First 16-ton moveable flood gate installed at $1.45 billion East Side Coastal Resiliency project: DDC

floodgate image ESCR
A 197-foot-tall Liebherr LTM 1130 crane prepares to lift the first 32,000-pound flood gate into place as part of East Side Coastal Resiliency (DDC image)

The first massive gate to protect the Lower East Side from future coastal flooding was installed today (Feb. 24) as part of the $1.45 billion East Side Coastal Resiliency (ESCR) project. The 42-feet long, 10-feet high, 32,000-pound gate is the first of 18 movable flood gates that will eventually be installed along the 2.4-mile project.

“Swinging and rolling gates are a critical design element of East Side Coastal Resiliency and allow for waterfront access while giving the city the flexibility to seal off areas before a future coastal storm or flood event,” Thomas Foley, commissioner of the New York City Department of Design and Construction (DDC), said in a statement. “We look forward to completing flood protection for 110,000 residents and to the open space and recreation improvements that are included in ESCR.”

Linita Design & Mfg. Corp. in Lackawanna manufactured the gate. The $1.45 billion ESCR project is projected to be completed in 2026.

hinges ESCR project
Workers install one of the huge hinges that will anchor the 16-ton flood gate (DDC)

ESCR will create an integrated 2.4-mile system of raised parkland, floodwalls, berms and movable flood gates to create a continuous line of protection against sea level rise and the growing threat of stronger, more severe coastal storms worsened by climate change. The project has been designed to improve waterfront access through reconstructed bridges and entry points and will also upgrade existing sewer systems to capture and manage precipitation during storms.

escr gate in place
The first ESCR flood gate in place. The gate will remain open but can be closed in anticipation of storms or
future flood events to protect 110,000 Lower East Side residents (DDC image)

Construction of ESCR began in November 2020 at Asser Levy Playground, with major construction beginning in April 2021. In June 2021, the city announced almost $140 million of additional funding to add more community amenities as part of ESCR, including new public restrooms, improvements to a park amphitheater and, in a separate capital project, $129 million for the new flyover bridge for the Manhattan Greenway. About 650-feet of the project’s flood wall has been completed.

Floodwall in place ESCR
More than 800 feet of new ESCR floodwall are already complete near the northern end of Stuyvesant Cove Park (DDC image)

The level of flood protection provided by ESCR is equal to the region’s “worst-case” anticipated 100-year storm in 2050, based on future climate change projections produced by the New York City Panel on Climate Change (NPCC), an independent body composed of climate scientists that advises City policymakers on local resiliency and adaptation strategies. The project uses an adaptive design that can accommodate the addition of two more feet of elevation throughout the project area should sea levels in the coming decades rise faster than current projections anticipate.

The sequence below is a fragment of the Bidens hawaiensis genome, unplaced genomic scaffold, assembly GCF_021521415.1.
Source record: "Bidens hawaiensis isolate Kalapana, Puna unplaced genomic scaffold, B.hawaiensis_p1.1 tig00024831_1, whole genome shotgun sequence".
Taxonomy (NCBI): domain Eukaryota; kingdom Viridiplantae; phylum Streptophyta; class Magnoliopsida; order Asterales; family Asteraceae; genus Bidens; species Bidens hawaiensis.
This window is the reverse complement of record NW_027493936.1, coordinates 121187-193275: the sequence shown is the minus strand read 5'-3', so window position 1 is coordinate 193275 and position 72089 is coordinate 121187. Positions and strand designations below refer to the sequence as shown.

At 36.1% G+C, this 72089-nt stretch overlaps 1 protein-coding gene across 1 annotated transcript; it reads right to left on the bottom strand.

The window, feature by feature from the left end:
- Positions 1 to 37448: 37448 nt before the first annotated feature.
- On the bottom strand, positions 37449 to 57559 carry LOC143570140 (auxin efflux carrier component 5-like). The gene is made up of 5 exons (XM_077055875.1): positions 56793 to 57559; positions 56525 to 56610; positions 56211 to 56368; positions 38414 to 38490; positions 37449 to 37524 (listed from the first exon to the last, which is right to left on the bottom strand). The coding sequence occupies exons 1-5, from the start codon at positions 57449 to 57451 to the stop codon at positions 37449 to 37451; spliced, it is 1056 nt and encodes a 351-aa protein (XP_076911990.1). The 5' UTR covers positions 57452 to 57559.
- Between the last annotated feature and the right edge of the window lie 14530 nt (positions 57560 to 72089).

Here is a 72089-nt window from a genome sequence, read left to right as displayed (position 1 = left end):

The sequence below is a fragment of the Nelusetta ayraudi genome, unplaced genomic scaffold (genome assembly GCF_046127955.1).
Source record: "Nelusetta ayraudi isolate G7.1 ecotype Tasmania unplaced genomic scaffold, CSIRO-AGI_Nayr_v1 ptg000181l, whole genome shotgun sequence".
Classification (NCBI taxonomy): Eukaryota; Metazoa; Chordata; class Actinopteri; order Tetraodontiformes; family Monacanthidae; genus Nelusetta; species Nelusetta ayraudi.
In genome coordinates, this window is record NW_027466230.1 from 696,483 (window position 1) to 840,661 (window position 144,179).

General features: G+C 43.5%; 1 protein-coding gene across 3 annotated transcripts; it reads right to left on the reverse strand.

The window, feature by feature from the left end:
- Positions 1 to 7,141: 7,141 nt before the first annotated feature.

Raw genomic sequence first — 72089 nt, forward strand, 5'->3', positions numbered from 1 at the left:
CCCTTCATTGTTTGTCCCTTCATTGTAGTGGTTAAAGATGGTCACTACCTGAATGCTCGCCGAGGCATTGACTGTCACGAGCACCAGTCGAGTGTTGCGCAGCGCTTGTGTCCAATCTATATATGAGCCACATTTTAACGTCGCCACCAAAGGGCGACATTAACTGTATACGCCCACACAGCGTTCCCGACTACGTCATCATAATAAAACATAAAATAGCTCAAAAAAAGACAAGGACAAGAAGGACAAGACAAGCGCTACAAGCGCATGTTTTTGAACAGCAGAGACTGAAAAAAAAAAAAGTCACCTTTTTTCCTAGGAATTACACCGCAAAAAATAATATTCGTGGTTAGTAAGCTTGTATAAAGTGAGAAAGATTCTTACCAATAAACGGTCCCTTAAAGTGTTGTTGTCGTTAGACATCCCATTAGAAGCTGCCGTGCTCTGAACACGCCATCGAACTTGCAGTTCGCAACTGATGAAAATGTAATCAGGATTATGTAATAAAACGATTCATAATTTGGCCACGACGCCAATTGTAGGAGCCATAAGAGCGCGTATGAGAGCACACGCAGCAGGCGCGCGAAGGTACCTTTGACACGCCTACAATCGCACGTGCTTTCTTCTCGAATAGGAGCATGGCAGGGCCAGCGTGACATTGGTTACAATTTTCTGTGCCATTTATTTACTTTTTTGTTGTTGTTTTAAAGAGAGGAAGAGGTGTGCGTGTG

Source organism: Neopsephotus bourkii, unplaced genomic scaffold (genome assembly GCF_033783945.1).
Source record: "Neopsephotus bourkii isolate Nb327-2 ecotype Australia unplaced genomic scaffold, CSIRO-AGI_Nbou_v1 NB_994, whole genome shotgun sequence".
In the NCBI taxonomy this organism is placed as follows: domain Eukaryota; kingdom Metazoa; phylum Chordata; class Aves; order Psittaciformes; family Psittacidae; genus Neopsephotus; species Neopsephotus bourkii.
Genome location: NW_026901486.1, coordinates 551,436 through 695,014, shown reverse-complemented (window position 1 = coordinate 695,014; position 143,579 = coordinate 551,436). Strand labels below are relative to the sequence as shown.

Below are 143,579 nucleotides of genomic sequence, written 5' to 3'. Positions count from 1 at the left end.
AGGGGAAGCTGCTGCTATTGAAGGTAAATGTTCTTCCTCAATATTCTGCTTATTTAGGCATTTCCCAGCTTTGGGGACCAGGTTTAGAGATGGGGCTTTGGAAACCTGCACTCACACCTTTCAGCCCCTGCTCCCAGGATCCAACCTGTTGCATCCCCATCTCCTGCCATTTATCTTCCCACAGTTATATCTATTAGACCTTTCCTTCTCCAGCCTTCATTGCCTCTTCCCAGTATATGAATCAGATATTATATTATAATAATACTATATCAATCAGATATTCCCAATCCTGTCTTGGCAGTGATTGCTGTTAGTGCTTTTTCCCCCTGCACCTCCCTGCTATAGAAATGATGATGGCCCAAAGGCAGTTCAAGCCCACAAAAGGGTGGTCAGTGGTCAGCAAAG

NYC Parks and NYC Economic Development Corporation are transforming Pier 42 near the southern tip of ESCR into a new waterfront open space. The pier amenities will include a recreation deck with a soccer field, tennis courts, half basketball courts, adult fitness equipment and picnic tables, anticipated to be completed by summer 2022. A new upland park with a playground, comfort station, picnic area, lawns, designated bike path and waterfront views is anticipated to be finished by summer 2023.

Following construction, the 1.9-acre waterfront Stuyvesant Cove Park will be rebuilt with a combination of floodwalls and floodgates along its western edge. The park’s planting beds will be raised where possible to keep tree roots out of the range of future sea level rise. New irrigation systems will be installed and the waterfront esplanade will receive enlarged paving and planting areas as well as new furnishings and energy-efficient LED lights.

The 2.44-acre Asser Levy Playground will be rebuilt with extensive landscaping and new playground and basketball areas using resilient materials. Murphy Brothers Playground and Corlears Hook Park will also see improvements such as new landscaping, plantings, lighting and playground equipment.

Phased construction schedules are also being employed in recreation areas outside East River Park to maximize public access to open space and recreational amenities throughout the entire project’s footprint, DDC says in the statement.

escr rendering
East Side Coastal Resiliency will use a series of berms, flood walls, flood gates and raised parklands to create a continuous 2.4-mile barrier to protect 110,000 residents of the Lower East Side from future coastal flooding (DDC)


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